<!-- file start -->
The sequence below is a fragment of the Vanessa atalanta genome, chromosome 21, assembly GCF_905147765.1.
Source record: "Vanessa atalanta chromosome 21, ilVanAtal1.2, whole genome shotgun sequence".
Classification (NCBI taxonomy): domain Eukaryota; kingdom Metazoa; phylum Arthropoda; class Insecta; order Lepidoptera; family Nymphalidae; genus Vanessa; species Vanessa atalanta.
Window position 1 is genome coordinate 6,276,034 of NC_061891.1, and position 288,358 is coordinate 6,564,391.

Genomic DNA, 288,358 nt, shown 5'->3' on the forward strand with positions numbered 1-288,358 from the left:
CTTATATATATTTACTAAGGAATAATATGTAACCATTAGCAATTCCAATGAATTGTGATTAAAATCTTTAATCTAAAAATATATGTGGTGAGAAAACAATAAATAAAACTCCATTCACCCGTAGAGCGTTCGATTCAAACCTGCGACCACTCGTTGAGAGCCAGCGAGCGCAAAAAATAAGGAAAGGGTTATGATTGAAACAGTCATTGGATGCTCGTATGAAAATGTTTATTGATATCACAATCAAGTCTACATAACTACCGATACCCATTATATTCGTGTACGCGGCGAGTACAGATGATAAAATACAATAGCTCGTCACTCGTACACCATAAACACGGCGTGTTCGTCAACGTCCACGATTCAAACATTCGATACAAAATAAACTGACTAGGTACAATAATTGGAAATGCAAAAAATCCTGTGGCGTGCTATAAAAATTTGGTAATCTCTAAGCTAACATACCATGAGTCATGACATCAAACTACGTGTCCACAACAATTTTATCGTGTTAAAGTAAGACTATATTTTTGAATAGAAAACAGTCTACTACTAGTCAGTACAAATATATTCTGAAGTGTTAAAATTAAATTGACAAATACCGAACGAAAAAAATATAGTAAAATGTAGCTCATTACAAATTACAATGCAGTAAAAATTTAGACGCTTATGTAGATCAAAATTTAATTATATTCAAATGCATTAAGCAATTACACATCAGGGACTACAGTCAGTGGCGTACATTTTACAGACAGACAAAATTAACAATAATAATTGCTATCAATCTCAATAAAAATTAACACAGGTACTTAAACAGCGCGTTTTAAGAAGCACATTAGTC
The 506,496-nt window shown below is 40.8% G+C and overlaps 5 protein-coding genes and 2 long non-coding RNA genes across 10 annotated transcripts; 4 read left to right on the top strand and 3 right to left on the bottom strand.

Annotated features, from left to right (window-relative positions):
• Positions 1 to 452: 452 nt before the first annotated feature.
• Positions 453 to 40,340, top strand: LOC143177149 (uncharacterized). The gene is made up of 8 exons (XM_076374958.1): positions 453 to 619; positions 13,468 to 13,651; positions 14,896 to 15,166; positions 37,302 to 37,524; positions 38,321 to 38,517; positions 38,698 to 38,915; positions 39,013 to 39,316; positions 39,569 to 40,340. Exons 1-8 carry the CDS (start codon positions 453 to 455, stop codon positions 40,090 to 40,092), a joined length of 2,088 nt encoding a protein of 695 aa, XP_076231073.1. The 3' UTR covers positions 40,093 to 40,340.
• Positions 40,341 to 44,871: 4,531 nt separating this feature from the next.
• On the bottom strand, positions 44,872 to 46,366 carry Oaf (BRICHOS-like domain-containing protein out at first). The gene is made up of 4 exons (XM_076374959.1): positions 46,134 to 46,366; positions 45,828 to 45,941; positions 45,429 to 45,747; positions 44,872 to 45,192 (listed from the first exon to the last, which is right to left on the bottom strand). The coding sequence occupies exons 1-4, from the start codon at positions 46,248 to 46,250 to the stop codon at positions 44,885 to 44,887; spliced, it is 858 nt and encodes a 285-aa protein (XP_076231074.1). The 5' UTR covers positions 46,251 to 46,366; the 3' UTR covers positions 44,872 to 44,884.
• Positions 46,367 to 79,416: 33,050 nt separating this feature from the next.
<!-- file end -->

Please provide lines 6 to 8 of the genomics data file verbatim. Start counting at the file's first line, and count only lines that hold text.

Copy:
CTTATATATATTTACTAAGGAATAATATGTAACCATTAGCAATTCCAATGAATTGTGATTAAAATCTTTAATCTAAAAATATATGTGGTGAGAAAACAATAAATAAAACTCCATTCACCCGTAGAGCGTTCGATTCAAACCTGCGACCACTCGTTGAGAGCCAGCGAGCGCAAAAAATAAGGAAAGGGTTATGATTGAAACAGTCATTGGATGCTCGTATGAAAATGTTTATTGATATCACAATCAAGTCTACATAACTACCGATACCCATTATATTCGTGTACGCGGCGAGTACAGATGATAAAATACAATAGCTCGTCACTCGTACACCATAAACACGGCGTGTTCGTCAACGTCCACGATTCAAACATTCGATACAAAATAAACTGACTAGGTACAATAATTGGAAATGCAAAAAATCCTGTGGCGTGCTATAAAAATTTGGTAATCTCTAAGCTAACATACCATGAGTCATGACATCAAACTACGTGTCCACAACAATTTTATCGTGTTAAAGTAAGACTATATTTTTGAATAGAAAACAGTCTACTACTAGTCAGTACAAATATATTCTGAAGTGTTAAAATTAAATTGACAAATACCGAACGAAAAAAATATAGTAAAATGTAGCTCATTACAAATTACAATGCAGTAAAAATTTAGACGCTTATGTAGATCAAAATTTAATTATATTCAAATGCATTAAGCAATTACACATCAGGGACTACAGTCAGTGGCGTACATTTTACAGACAGACAAAATTAACAATAATAATTGCTATCAATCTCAATAAAAATTAACACAGGTACTTAAACAGCGCGTTTTAAGAAGCACATTAGTC
The 506,496-nt window shown below is 40.8% G+C and overlaps 5 protein-coding genes and 2 long non-coding RNA genes across 10 annotated transcripts; 4 read left to right on the top strand and 3 right to left on the bottom strand.

Annotated features, from left to right (window-relative positions):